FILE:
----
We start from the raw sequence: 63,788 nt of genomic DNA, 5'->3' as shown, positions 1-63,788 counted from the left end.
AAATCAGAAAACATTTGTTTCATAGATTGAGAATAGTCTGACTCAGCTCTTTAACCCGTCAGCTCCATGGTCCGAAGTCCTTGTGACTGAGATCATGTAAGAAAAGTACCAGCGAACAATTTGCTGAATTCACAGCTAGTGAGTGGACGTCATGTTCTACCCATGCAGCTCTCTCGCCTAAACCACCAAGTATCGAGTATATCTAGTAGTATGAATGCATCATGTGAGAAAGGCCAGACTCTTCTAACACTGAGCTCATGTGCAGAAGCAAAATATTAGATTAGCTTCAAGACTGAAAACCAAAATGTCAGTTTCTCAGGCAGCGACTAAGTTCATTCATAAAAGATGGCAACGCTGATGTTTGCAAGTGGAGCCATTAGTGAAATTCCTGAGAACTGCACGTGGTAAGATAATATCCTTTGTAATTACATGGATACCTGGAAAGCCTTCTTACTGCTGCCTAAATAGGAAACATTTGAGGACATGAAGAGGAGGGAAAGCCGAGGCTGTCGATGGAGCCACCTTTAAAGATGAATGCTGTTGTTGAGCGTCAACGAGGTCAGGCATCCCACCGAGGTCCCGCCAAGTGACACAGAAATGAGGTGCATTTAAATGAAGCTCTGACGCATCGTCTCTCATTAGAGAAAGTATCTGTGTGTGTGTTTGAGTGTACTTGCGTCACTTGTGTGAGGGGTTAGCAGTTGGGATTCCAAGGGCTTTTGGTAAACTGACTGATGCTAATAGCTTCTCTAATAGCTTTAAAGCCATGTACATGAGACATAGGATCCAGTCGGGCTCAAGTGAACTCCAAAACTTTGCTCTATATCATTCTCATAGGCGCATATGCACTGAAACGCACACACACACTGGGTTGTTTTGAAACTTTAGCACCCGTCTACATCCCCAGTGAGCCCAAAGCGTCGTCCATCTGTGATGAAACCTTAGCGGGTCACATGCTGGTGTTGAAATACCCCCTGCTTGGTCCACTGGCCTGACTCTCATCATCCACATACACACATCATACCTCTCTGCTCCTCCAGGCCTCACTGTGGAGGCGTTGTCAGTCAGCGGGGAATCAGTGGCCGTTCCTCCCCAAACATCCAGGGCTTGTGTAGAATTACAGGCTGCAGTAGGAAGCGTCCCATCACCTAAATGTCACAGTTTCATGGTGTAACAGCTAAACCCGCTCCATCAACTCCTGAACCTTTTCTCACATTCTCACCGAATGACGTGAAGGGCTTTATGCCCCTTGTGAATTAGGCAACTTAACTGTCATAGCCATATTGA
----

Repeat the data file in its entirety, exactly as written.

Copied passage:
We start from the raw sequence: 63,788 nt of genomic DNA, 5'->3' as shown, positions 1-63,788 counted from the left end.
AAATCAGAAAACATTTGTTTCATAGATTGAGAATAGTCTGACTCAGCTCTTTAACCCGTCAGCTCCATGGTCCGAAGTCCTTGTGACTGAGATCATGTAAGAAAAGTACCAGCGAACAATTTGCTGAATTCACAGCTAGTGAGTGGACGTCATGTTCTACCCATGCAGCTCTCTCGCCTAAACCACCAAGTATCGAGTATATCTAGTAGTATGAATGCATCATGTGAGAAAGGCCAGACTCTTCTAACACTGAGCTCATGTGCAGAAGCAAAATATTAGATTAGCTTCAAGACTGAAAACCAAAATGTCAGTTTCTCAGGCAGCGACTAAGTTCATTCATAAAAGATGGCAACGCTGATGTTTGCAAGTGGAGCCATTAGTGAAATTCCTGAGAACTGCACGTGGTAAGATAATATCCTTTGTAATTACATGGATACCTGGAAAGCCTTCTTACTGCTGCCTAAATAGGAAACATTTGAGGACATGAAGAGGAGGGAAAGCCGAGGCTGTCGATGGAGCCACCTTTAAAGATGAATGCTGTTGTTGAGCGTCAACGAGGTCAGGCATCCCACCGAGGTCCCGCCAAGTGACACAGAAATGAGGTGCATTTAAATGAAGCTCTGACGCATCGTCTCTCATTAGAGAAAGTATCTGTGTGTGTGTTTGAGTGTACTTGCGTCACTTGTGTGAGGGGTTAGCAGTTGGGATTCCAAGGGCTTTTGGTAAACTGACTGATGCTAATAGCTTCTCTAATAGCTTTAAAGCCATGTACATGAGACATAGGATCCAGTCGGGCTCAAGTGAACTCCAAAACTTTGCTCTATATCATTCTCATAGGCGCATATGCACTGAAACGCACACACACACTGGGTTGTTTTGAAACTTTAGCACCCGTCTACATCCCCAGTGAGCCCAAAGCGTCGTCCATCTGTGATGAAACCTTAGCGGGTCACATGCTGGTGTTGAAATACCCCCTGCTTGGTCCACTGGCCTGACTCTCATCATCCACATACACACATCATACCTCTCTGCTCCTCCAGGCCTCACTGTGGAGGCGTTGTCAGTCAGCGGGGAATCAGTGGCCGTTCCTCCCCAAACATCCAGGGCTTGTGTAGAATTACAGGCTGCAGTAGGAAGCGTCCCATCACCTAAATGTCACAGTTTCATGGTGTAACAGCTAAACCCGCTCCATCAACTCCTGAACCTTTTCTCACATTCTCACCGAATGACGTGAAGGGCTTTATGCCCCTTGTGAATTAGGCAACTTAACTGTCATAGCCATATTGA